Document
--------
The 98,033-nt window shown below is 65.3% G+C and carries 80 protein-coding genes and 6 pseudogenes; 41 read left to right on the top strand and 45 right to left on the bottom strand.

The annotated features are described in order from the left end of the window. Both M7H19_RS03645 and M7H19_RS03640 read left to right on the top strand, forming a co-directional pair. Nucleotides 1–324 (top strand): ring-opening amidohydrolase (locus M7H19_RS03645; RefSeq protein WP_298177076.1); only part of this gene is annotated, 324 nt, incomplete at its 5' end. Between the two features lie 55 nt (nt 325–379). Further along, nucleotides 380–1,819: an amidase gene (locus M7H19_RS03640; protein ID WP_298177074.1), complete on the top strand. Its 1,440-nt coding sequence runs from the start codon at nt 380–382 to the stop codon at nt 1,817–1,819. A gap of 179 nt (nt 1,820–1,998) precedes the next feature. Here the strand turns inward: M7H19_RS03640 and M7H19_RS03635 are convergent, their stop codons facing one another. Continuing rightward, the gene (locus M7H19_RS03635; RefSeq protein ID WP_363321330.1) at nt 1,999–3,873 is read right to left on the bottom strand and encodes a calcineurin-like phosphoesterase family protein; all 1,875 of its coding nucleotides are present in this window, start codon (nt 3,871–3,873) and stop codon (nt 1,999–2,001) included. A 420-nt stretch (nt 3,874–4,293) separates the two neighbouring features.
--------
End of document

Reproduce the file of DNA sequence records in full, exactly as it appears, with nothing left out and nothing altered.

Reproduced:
The 98,033-nt window shown below is 65.3% G+C and carries 80 protein-coding genes and 6 pseudogenes; 41 read left to right on the top strand and 45 right to left on the bottom strand.

The annotated features are described in order from the left end of the window. Both M7H19_RS03645 and M7H19_RS03640 read left to right on the top strand, forming a co-directional pair. Nucleotides 1–324 (top strand): ring-opening amidohydrolase (locus M7H19_RS03645; RefSeq protein WP_298177076.1); only part of this gene is annotated, 324 nt, incomplete at its 5' end. Between the two features lie 55 nt (nt 325–379). Further along, nucleotides 380–1,819: an amidase gene (locus M7H19_RS03640; protein ID WP_298177074.1), complete on the top strand. Its 1,440-nt coding sequence runs from the start codon at nt 380–382 to the stop codon at nt 1,817–1,819. A gap of 179 nt (nt 1,820–1,998) precedes the next feature. Here the strand turns inward: M7H19_RS03640 and M7H19_RS03635 are convergent, their stop codons facing one another. Continuing rightward, the gene (locus M7H19_RS03635; RefSeq protein ID WP_363321330.1) at nt 1,999–3,873 is read right to left on the bottom strand and encodes a calcineurin-like phosphoesterase family protein; all 1,875 of its coding nucleotides are present in this window, start codon (nt 3,871–3,873) and stop codon (nt 1,999–2,001) included. A 420-nt stretch (nt 3,874–4,293) separates the two neighbouring features.